There was a meeting invite at work yesterday. It was for a “town hall” meeting called by the CEO. Earlier in the day, an announcement had gone out to the stock exchange, in relation to some federal police investigations into the conduct of past company executives.
I came into this job with eyes wide open. My employer has a very messy history. It’s US operations had a horrible reputation of corruption of public officials to win supply contracts. Its CEO was charged and found guilty and has been awaiting sentencing proceedings. Sure, that was all in the past and since a couple of years ago, there has been almost wholesale changes to the board and senior management.
The more recent repercussions of the US history on its Aussie parent are being felt afresh, even from the time when I accepted the offer of a role. The announcement yesterday made all of this very present and while I have had my share of being in organisations having all sorts of engagement with authorities, those past experiences never really arm one to simply brush off fresh encounters with nonchalant disregard. It stayed on my mind, as it did when the prospect of this role first came up through my recruiting agent.
Andrew had told me about the role back in September/October last year. I had then looked at the position description document and when I did my research of the company, my interest waned and I said to Tress then that I would not be actively pursuing this role. The company’s recent history was an issue. I kept it in prayer nonetheless, as I had continued to miss Tress and Melbourne very badly.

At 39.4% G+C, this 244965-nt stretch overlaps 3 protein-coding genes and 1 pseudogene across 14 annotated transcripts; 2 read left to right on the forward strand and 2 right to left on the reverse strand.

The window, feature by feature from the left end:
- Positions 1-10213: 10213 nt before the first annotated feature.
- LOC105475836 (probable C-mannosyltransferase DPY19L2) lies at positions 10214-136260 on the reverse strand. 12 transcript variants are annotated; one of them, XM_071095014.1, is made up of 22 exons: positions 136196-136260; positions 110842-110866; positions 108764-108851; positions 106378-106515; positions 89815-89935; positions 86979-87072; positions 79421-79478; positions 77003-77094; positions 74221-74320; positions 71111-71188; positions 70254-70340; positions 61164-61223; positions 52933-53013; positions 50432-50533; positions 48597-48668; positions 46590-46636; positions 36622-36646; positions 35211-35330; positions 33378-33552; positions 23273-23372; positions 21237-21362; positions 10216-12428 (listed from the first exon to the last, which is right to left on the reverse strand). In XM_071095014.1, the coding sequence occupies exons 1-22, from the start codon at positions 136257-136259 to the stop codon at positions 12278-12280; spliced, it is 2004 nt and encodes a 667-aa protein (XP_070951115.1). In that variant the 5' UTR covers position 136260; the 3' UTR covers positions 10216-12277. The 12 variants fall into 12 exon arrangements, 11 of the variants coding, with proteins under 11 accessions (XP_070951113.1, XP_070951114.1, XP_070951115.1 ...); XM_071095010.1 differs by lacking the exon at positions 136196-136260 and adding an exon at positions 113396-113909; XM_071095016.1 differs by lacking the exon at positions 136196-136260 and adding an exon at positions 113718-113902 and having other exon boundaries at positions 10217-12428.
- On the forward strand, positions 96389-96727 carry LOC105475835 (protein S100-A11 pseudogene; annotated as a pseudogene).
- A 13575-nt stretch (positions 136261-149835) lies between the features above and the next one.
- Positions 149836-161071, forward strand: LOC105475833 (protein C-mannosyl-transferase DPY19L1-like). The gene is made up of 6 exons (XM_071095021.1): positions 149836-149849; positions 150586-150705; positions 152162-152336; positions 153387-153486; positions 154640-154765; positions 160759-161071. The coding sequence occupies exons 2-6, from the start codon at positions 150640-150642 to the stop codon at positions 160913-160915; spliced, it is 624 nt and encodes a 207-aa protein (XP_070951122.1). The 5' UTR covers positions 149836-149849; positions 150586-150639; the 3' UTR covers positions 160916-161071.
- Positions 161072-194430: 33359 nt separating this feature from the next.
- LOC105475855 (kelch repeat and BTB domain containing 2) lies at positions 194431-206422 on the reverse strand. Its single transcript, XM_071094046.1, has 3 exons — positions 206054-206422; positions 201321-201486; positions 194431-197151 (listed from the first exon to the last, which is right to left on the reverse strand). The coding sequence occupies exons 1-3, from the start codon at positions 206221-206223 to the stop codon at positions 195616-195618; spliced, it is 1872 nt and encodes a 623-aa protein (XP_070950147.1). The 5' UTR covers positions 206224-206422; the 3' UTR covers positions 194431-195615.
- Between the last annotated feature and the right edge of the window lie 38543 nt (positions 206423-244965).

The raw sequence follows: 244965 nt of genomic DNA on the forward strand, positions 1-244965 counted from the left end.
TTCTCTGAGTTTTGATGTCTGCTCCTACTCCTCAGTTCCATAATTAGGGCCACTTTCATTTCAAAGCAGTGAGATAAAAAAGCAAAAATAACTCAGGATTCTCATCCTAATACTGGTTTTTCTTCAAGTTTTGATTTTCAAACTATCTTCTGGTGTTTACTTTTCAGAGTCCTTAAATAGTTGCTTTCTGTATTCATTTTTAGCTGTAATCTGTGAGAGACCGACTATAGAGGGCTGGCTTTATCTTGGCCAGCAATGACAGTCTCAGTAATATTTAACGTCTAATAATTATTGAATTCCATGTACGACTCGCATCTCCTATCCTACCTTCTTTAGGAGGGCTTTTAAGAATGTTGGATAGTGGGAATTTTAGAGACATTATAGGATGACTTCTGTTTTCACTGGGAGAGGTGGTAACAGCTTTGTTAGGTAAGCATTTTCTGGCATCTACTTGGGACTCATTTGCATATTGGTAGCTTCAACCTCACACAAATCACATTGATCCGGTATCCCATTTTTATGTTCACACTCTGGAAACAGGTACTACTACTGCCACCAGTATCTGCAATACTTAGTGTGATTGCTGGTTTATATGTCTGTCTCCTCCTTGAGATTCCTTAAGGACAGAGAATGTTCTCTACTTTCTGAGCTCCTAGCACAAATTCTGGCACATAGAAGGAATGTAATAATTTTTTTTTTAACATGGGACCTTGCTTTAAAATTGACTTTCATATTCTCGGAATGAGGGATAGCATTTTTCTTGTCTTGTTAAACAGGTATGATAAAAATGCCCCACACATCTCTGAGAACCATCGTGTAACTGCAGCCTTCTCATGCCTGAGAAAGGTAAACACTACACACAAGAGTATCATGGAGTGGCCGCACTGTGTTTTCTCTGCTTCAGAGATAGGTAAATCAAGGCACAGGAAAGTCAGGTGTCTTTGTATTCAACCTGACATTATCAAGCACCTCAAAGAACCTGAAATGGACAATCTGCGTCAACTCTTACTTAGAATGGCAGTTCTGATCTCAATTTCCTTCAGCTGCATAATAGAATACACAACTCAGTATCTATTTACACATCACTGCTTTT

At the interview with the person who is now my manager, I got the sense that everyone at the company recognises its problematic past and wants to do everything possible to deal with that as well as look forward to growing the company again. The new people want to start afresh. That theme of a second go, a fresh start, another opportunity to get it right and build something all over again – it appealed to me. As a half centurion who has had a very forgettable track record of a very ordinary sinner, the idea of being given another go appealed to me.
It still feels a bit counter-intuitive. Being in a hip industrial part of Melbourne, working on the first floor with production facilities downstairs, sitting across engineers and developers and all housed in a building across the road from what I recently discovered is a brothel – this all feels surreal. Yet, there is the attraction of being in such a down to earth, fair dinkum, and almost raw environment which also provides such a juxtapose of circumstances it almost creates a conundrum that is addictive. Strangely, I want to come in each day to see where this will be heading, how it will pan out. There is certainly work to be done. Tenders to process, contracts to review, policies to be written, insurances to manage – operational as well as strategic stuff that fill in the hours and turn then over fairly quickly.
Maybe I’m still basking in the contentment of being home with Tress again. I sense however, that being in my present workplace is another phase in that trajectory of waiting on the Lord, wondering what surprises lurk around the corner as I seek to sojourn on a path of knowing God and being part of what He is doing.
This morning on the drive in, the windscreen kept fogging up and Tress and I had to work the air conditioning and windscreen wiper the entire way. Sometimes a journey requires constant working to attain clear vision. The constant working becomes a feature of the journey. It kind of feels that way now. It has been for a while.